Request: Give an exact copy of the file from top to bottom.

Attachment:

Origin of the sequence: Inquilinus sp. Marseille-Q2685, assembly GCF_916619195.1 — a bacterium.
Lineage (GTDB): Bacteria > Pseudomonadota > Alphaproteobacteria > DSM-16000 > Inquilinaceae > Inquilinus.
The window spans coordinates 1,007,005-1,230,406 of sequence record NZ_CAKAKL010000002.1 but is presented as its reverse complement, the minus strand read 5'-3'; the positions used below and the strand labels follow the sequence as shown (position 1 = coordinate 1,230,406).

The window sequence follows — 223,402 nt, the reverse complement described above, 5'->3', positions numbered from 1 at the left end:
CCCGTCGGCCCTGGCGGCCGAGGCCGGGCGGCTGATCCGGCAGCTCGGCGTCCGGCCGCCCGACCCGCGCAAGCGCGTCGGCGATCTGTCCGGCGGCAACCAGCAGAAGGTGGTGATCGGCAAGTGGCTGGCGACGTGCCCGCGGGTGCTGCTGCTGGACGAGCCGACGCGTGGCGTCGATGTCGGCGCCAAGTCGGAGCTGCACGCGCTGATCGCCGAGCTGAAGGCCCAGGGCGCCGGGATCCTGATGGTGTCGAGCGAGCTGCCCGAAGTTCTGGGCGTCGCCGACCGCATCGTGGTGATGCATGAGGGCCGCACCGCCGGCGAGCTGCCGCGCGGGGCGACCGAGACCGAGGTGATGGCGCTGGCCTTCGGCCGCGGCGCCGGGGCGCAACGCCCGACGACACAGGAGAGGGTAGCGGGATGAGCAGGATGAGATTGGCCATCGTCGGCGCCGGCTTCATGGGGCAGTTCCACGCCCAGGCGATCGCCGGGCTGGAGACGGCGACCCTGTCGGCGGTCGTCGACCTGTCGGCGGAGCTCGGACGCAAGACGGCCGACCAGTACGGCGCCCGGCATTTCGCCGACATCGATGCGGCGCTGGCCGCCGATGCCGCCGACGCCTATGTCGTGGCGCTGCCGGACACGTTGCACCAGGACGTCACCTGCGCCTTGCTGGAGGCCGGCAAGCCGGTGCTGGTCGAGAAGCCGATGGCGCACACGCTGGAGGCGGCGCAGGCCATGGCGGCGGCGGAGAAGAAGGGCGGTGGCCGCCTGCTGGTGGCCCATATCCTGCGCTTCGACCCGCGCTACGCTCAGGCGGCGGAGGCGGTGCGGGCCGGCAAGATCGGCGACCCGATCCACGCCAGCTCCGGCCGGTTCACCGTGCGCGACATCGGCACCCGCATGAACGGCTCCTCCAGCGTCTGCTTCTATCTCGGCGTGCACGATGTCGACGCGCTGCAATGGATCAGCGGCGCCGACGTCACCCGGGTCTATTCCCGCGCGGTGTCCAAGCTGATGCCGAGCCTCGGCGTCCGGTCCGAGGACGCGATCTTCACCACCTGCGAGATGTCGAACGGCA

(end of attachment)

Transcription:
Origin of the sequence: Inquilinus sp. Marseille-Q2685, assembly GCF_916619195.1 — a bacterium.
Lineage (GTDB): Bacteria > Pseudomonadota > Alphaproteobacteria > DSM-16000 > Inquilinaceae > Inquilinus.
The window spans coordinates 1,007,005-1,230,406 of sequence record NZ_CAKAKL010000002.1 but is presented as its reverse complement, the minus strand read 5'-3'; the positions used below and the strand labels follow the sequence as shown (position 1 = coordinate 1,230,406).

The window sequence follows — 223,402 nt, the reverse complement described above, 5'->3', positions numbered from 1 at the left end:
CCCGTCGGCCCTGGCGGCCGAGGCCGGGCGGCTGATCCGGCAGCTCGGCGTCCGGCCGCCCGACCCGCGCAAGCGCGTCGGCGATCTGTCCGGCGGCAACCAGCAGAAGGTGGTGATCGGCAAGTGGCTGGCGACGTGCCCGCGGGTGCTGCTGCTGGACGAGCCGACGCGTGGCGTCGATGTCGGCGCCAAGTCGGAGCTGCACGCGCTGATCGCCGAGCTGAAGGCCCAGGGCGCCGGGATCCTGATGGTGTCGAGCGAGCTGCCCGAAGTTCTGGGCGTCGCCGACCGCATCGTGGTGATGCATGAGGGCCGCACCGCCGGCGAGCTGCCGCGCGGGGCGACCGAGACCGAGGTGATGGCGCTGGCCTTCGGCCGCGGCGCCGGGGCGCAACGCCCGACGACACAGGAGAGGGTAGCGGGATGAGCAGGATGAGATTGGCCATCGTCGGCGCCGGCTTCATGGGGCAGTTCCACGCCCAGGCGATCGCCGGGCTGGAGACGGCGACCCTGTCGGCGGTCGTCGACCTGTCGGCGGAGCTCGGACGCAAGACGGCCGACCAGTACGGCGCCCGGCATTTCGCCGACATCGATGCGGCGCTGGCCGCCGATGCCGCCGACGCCTATGTCGTGGCGCTGCCGGACACGTTGCACCAGGACGTCACCTGCGCCTTGCTGGAGGCCGGCAAGCCGGTGCTGGTCGAGAAGCCGATGGCGCACACGCTGGAGGCGGCGCAGGCCATGGCGGCGGCGGAGAAGAAGGGCGGTGGCCGCCTGCTGGTGGCCCATATCCTGCGCTTCGACCCGCGCTACGCTCAGGCGGCGGAGGCGGTGCGGGCCGGCAAGATCGGCGACCCGATCCACGCCAGCTCCGGCCGGTTCACCGTGCGCGACATCGGCACCCGCATGAACGGCTCCTCCAGCGTCTGCTTCTATCTCGGCGTGCACGATGTCGACGCGCTGCAATGGATCAGCGGCGCCGACGTCACCCGGGTCTATTCCCGCGCGGTGTCCAAGCTGATGCCGAGCCTCGGCGTCCGGTCCGAGGACGCGATCTTCACCACCTGCGAGATGTCGAACGGCA